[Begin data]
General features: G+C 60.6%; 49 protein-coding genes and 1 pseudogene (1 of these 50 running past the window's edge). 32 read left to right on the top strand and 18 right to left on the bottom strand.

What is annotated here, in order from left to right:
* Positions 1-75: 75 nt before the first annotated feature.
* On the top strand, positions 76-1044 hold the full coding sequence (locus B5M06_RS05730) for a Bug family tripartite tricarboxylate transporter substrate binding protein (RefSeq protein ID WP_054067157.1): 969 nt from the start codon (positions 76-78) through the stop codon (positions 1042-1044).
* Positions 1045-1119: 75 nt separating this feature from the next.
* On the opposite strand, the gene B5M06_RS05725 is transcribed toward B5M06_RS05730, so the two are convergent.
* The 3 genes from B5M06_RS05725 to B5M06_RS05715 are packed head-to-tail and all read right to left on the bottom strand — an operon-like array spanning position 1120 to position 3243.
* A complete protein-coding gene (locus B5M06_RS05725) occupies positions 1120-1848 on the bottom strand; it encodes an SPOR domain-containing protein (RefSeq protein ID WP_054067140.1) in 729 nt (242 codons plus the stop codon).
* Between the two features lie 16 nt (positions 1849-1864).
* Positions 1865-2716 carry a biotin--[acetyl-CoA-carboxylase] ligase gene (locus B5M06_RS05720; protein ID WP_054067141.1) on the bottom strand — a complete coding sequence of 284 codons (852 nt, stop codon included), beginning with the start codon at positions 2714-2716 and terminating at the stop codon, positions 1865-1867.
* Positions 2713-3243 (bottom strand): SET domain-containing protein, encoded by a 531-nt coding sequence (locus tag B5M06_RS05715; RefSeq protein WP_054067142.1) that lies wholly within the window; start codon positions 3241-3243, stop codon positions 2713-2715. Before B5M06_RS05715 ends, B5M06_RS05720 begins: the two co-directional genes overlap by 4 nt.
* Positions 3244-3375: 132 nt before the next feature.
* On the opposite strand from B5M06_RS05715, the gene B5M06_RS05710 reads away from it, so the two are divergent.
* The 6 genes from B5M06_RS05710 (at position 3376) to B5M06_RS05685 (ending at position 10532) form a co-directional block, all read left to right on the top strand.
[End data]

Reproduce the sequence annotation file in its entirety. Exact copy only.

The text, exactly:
General features: G+C 60.6%; 49 protein-coding genes and 1 pseudogene (1 of these 50 running past the window's edge). 32 read left to right on the top strand and 18 right to left on the bottom strand.

What is annotated here, in order from left to right:
* Positions 1-75: 75 nt before the first annotated feature.
* On the top strand, positions 76-1044 hold the full coding sequence (locus B5M06_RS05730) for a Bug family tripartite tricarboxylate transporter substrate binding protein (RefSeq protein ID WP_054067157.1): 969 nt from the start codon (positions 76-78) through the stop codon (positions 1042-1044).
* Positions 1045-1119: 75 nt separating this feature from the next.
* On the opposite strand, the gene B5M06_RS05725 is transcribed toward B5M06_RS05730, so the two are convergent.
* The 3 genes from B5M06_RS05725 to B5M06_RS05715 are packed head-to-tail and all read right to left on the bottom strand — an operon-like array spanning position 1120 to position 3243.
* A complete protein-coding gene (locus B5M06_RS05725) occupies positions 1120-1848 on the bottom strand; it encodes an SPOR domain-containing protein (RefSeq protein ID WP_054067140.1) in 729 nt (242 codons plus the stop codon).
* Between the two features lie 16 nt (positions 1849-1864).
* Positions 1865-2716 carry a biotin--[acetyl-CoA-carboxylase] ligase gene (locus B5M06_RS05720; protein ID WP_054067141.1) on the bottom strand — a complete coding sequence of 284 codons (852 nt, stop codon included), beginning with the start codon at positions 2714-2716 and terminating at the stop codon, positions 1865-1867.
* Positions 2713-3243 (bottom strand): SET domain-containing protein, encoded by a 531-nt coding sequence (locus tag B5M06_RS05715; RefSeq protein WP_054067142.1) that lies wholly within the window; start codon positions 3241-3243, stop codon positions 2713-2715. Before B5M06_RS05715 ends, B5M06_RS05720 begins: the two co-directional genes overlap by 4 nt.
* Positions 3244-3375: 132 nt before the next feature.
* On the opposite strand from B5M06_RS05715, the gene B5M06_RS05710 reads away from it, so the two are divergent.
* The 6 genes from B5M06_RS05710 (at position 3376) to B5M06_RS05685 (ending at position 10532) form a co-directional block, all read left to right on the top strand.